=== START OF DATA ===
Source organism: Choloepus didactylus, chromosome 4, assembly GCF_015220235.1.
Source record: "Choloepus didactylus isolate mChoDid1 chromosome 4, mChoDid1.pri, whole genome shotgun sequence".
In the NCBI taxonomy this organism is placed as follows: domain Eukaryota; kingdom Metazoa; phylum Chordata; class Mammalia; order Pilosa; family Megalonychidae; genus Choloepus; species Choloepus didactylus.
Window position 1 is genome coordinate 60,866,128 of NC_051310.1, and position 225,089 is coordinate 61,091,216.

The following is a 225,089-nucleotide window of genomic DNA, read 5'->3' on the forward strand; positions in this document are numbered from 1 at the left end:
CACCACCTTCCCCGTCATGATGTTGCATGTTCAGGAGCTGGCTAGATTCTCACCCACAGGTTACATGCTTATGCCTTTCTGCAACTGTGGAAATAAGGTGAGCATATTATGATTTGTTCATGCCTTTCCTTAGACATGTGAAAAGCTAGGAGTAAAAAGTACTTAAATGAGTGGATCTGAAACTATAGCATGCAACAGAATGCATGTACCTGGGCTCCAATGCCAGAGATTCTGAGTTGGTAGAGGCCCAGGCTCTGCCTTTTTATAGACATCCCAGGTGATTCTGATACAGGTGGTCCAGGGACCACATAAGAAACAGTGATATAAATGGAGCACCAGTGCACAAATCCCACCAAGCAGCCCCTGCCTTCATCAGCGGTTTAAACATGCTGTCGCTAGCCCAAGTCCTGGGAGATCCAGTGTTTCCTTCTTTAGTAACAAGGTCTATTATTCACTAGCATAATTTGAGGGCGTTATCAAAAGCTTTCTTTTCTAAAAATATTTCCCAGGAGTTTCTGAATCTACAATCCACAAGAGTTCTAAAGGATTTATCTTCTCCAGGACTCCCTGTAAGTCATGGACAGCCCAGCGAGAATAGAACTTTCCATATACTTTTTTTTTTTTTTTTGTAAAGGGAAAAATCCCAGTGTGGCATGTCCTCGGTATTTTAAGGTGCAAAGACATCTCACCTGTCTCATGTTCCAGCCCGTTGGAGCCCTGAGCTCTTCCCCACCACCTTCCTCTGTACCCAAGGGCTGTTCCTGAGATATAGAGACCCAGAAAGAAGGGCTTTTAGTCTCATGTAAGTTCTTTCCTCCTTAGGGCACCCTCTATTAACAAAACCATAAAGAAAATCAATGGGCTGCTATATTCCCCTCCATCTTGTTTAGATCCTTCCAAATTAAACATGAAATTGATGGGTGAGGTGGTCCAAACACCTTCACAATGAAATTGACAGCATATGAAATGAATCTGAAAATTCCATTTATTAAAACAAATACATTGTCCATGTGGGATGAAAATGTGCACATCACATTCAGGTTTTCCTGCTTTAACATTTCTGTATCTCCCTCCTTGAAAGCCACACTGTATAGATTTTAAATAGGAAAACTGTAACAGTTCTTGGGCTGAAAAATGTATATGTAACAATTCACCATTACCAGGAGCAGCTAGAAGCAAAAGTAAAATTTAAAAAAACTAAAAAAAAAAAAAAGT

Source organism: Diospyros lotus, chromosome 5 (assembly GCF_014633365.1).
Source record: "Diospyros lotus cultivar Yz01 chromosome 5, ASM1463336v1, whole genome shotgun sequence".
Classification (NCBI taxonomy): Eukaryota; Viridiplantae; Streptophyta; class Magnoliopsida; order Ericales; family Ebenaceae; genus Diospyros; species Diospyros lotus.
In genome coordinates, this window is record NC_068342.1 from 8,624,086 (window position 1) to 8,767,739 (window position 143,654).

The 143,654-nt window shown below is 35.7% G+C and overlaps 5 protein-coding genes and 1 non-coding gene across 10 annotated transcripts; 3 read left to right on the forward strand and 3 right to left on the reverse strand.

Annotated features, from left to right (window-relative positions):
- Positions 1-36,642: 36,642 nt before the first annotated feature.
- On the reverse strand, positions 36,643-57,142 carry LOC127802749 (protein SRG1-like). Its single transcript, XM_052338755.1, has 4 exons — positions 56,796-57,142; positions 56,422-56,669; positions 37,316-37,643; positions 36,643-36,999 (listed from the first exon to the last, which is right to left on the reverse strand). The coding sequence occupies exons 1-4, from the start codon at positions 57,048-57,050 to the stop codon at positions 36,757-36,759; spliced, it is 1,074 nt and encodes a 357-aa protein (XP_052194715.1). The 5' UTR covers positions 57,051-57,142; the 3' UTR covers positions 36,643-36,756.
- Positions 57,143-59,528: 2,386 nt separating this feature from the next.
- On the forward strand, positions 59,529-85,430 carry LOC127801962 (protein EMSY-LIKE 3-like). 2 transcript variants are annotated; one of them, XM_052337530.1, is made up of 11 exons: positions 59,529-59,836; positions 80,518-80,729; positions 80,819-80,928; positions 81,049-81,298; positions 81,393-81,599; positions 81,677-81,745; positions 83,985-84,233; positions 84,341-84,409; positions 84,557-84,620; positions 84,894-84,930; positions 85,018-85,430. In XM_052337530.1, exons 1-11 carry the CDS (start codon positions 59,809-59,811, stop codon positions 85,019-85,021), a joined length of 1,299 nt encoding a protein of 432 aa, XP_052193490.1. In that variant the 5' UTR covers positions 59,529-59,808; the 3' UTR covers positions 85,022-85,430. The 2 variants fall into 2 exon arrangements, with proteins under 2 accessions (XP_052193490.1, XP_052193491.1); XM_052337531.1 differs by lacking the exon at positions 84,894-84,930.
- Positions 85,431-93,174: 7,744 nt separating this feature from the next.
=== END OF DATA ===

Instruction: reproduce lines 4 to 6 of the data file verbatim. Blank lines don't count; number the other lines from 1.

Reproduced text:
Window position 1 is genome coordinate 60,866,128 of NC_051310.1, and position 225,089 is coordinate 61,091,216.

The following is a 225,089-nucleotide window of genomic DNA, read 5'->3' on the forward strand; positions in this document are numbered from 1 at the left end:
CACCACCTTCCCCGTCATGATGTTGCATGTTCAGGAGCTGGCTAGATTCTCACCCACAGGTTACATGCTTATGCCTTTCTGCAACTGTGGAAATAAGGTGAGCATATTATGATTTGTTCATGCCTTTCCTTAGACATGTGAAAAGCTAGGAGTAAAAAGTACTTAAATGAGTGGATCTGAAACTATAGCATGCAACAGAATGCATGTACCTGGGCTCCAATGCCAGAGATTCTGAGTTGGTAGAGGCCCAGGCTCTGCCTTTTTATAGACATCCCAGGTGATTCTGATACAGGTGGTCCAGGGACCACATAAGAAACAGTGATATAAATGGAGCACCAGTGCACAAATCCCACCAAGCAGCCCCTGCCTTCATCAGCGGTTTAAACATGCTGTCGCTAGCCCAAGTCCTGGGAGATCCAGTGTTTCCTTCTTTAGTAACAAGGTCTATTATTCACTAGCATAATTTGAGGGCGTTATCAAAAGCTTTCTTTTCTAAAAATATTTCCCAGGAGTTTCTGAATCTACAATCCACAAGAGTTCTAAAGGATTTATCTTCTCCAGGACTCCCTGTAAGTCATGGACAGCCCAGCGAGAATAGAACTTTCCATATACTTTTTTTTTTTTTTTTGTAAAGGGAAAAATCCCAGTGTGGCATGTCCTCGGTATTTTAAGGTGCAAAGACATCTCACCTGTCTCATGTTCCAGCCCGTTGGAGCCCTGAGCTCTTCCCCACCACCTTCCTCTGTACCCAAGGGCTGTTCCTGAGATATAGAGACCCAGAAAGAAGGGCTTTTAGTCTCATGTAAGTTCTTTCCTCCTTAGGGCACCCTCTATTAACAAAACCATAAAGAAAATCAATGGGCTGCTATATTCCCCTCCATCTTGTTTAGATCCTTCCAAATTAAACATGAAATTGATGGGTGAGGTGGTCCAAACACCTTCACAATGAAATTGACAGCATATGAAATGAATCTGAAAATTCCATTTATTAAAACAAATACATTGTCCATGTGGGATGAAAATGTGCACATCACATTCAGGTTTTCCTGCTTTAACATTTCTGTATCTCCCTCCTTGAAAGCCACACTGTATAGATTTTAAATAGGAAAACTGTAACAGTTCTTGGGCTGAAAAATGTATATGTAACAATTCACCATTACCAGGAGCAGCTAGAAGCAAAAGTAAAATTTAAAAAAACTAAAAAAAAAAAAAAGT